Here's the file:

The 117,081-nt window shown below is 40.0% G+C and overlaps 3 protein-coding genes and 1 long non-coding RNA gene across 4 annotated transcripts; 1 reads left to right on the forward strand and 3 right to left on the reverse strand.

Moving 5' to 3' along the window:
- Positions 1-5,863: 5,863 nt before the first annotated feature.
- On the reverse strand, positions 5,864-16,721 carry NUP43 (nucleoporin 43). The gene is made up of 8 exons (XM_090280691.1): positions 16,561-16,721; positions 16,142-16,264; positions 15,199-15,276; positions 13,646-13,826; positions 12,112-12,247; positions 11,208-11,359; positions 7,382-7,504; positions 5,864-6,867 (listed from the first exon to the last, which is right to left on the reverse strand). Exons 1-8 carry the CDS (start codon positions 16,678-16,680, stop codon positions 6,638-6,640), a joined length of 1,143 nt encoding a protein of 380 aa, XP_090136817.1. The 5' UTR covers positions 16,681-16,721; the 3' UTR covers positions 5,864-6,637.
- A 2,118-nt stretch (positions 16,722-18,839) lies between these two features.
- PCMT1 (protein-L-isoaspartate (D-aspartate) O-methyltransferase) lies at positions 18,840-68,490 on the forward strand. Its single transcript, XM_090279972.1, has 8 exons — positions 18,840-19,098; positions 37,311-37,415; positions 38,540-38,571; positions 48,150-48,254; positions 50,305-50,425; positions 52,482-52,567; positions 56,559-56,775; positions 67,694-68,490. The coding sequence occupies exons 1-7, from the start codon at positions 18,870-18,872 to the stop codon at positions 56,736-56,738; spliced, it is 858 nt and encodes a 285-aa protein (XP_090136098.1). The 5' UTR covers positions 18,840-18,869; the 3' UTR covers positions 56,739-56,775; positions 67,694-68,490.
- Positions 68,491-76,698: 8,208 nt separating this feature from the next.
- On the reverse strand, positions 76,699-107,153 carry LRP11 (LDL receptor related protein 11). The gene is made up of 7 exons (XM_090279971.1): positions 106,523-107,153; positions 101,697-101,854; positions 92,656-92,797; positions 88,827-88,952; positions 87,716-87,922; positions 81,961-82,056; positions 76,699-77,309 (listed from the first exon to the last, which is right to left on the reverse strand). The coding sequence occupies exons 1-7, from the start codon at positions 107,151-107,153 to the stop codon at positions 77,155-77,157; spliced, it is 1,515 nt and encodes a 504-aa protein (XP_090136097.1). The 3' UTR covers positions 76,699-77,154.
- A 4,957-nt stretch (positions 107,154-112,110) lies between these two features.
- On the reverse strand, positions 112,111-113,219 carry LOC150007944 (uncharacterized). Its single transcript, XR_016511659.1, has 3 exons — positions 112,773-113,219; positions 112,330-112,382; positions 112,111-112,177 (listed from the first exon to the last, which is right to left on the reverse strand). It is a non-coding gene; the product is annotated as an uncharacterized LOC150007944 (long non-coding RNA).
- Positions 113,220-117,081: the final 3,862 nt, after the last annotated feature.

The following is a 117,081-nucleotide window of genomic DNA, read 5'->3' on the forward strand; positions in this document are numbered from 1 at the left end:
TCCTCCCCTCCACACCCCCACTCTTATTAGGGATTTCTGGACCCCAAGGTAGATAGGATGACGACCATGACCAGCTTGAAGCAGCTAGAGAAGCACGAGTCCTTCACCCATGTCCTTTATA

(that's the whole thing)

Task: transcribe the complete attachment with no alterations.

The 117,081-nt window shown below is 40.0% G+C and overlaps 3 protein-coding genes and 1 long non-coding RNA gene across 4 annotated transcripts; 1 reads left to right on the forward strand and 3 right to left on the reverse strand.

Moving 5' to 3' along the window:
- Positions 1-5,863: 5,863 nt before the first annotated feature.
- On the reverse strand, positions 5,864-16,721 carry NUP43 (nucleoporin 43). The gene is made up of 8 exons (XM_090280691.1): positions 16,561-16,721; positions 16,142-16,264; positions 15,199-15,276; positions 13,646-13,826; positions 12,112-12,247; positions 11,208-11,359; positions 7,382-7,504; positions 5,864-6,867 (listed from the first exon to the last, which is right to left on the reverse strand). Exons 1-8 carry the CDS (start codon positions 16,678-16,680, stop codon positions 6,638-6,640), a joined length of 1,143 nt encoding a protein of 380 aa, XP_090136817.1. The 5' UTR covers positions 16,681-16,721; the 3' UTR covers positions 5,864-6,637.
- A 2,118-nt stretch (positions 16,722-18,839) lies between these two features.
- PCMT1 (protein-L-isoaspartate (D-aspartate) O-methyltransferase) lies at positions 18,840-68,490 on the forward strand. Its single transcript, XM_090279972.1, has 8 exons — positions 18,840-19,098; positions 37,311-37,415; positions 38,540-38,571; positions 48,150-48,254; positions 50,305-50,425; positions 52,482-52,567; positions 56,559-56,775; positions 67,694-68,490. The coding sequence occupies exons 1-7, from the start codon at positions 18,870-18,872 to the stop codon at positions 56,736-56,738; spliced, it is 858 nt and encodes a 285-aa protein (XP_090136098.1). The 5' UTR covers positions 18,840-18,869; the 3' UTR covers positions 56,739-56,775; positions 67,694-68,490.
- Positions 68,491-76,698: 8,208 nt separating this feature from the next.
- On the reverse strand, positions 76,699-107,153 carry LRP11 (LDL receptor related protein 11). The gene is made up of 7 exons (XM_090279971.1): positions 106,523-107,153; positions 101,697-101,854; positions 92,656-92,797; positions 88,827-88,952; positions 87,716-87,922; positions 81,961-82,056; positions 76,699-77,309 (listed from the first exon to the last, which is right to left on the reverse strand). The coding sequence occupies exons 1-7, from the start codon at positions 107,151-107,153 to the stop codon at positions 77,155-77,157; spliced, it is 1,515 nt and encodes a 504-aa protein (XP_090136097.1). The 3' UTR covers positions 76,699-77,154.
- A 4,957-nt stretch (positions 107,154-112,110) lies between these two features.
- On the reverse strand, positions 112,111-113,219 carry LOC150007944 (uncharacterized). Its single transcript, XR_016511659.1, has 3 exons — positions 112,773-113,219; positions 112,330-112,382; positions 112,111-112,177 (listed from the first exon to the last, which is right to left on the reverse strand). It is a non-coding gene; the product is annotated as an uncharacterized LOC150007944 (long non-coding RNA).
- Positions 113,220-117,081: the final 3,862 nt, after the last annotated feature.

The following is a 117,081-nucleotide window of genomic DNA, read 5'->3' on the forward strand; positions in this document are numbered from 1 at the left end:
TCCTCCCCTCCACACCCCCACTCTTATTAGGGATTTCTGGACCCCAAGGTAGATAGGATGACGACCATGACCAGCTTGAAGCAGCTAGAGAAGCACGAGTCCTTCACCCATGTCCTTTATA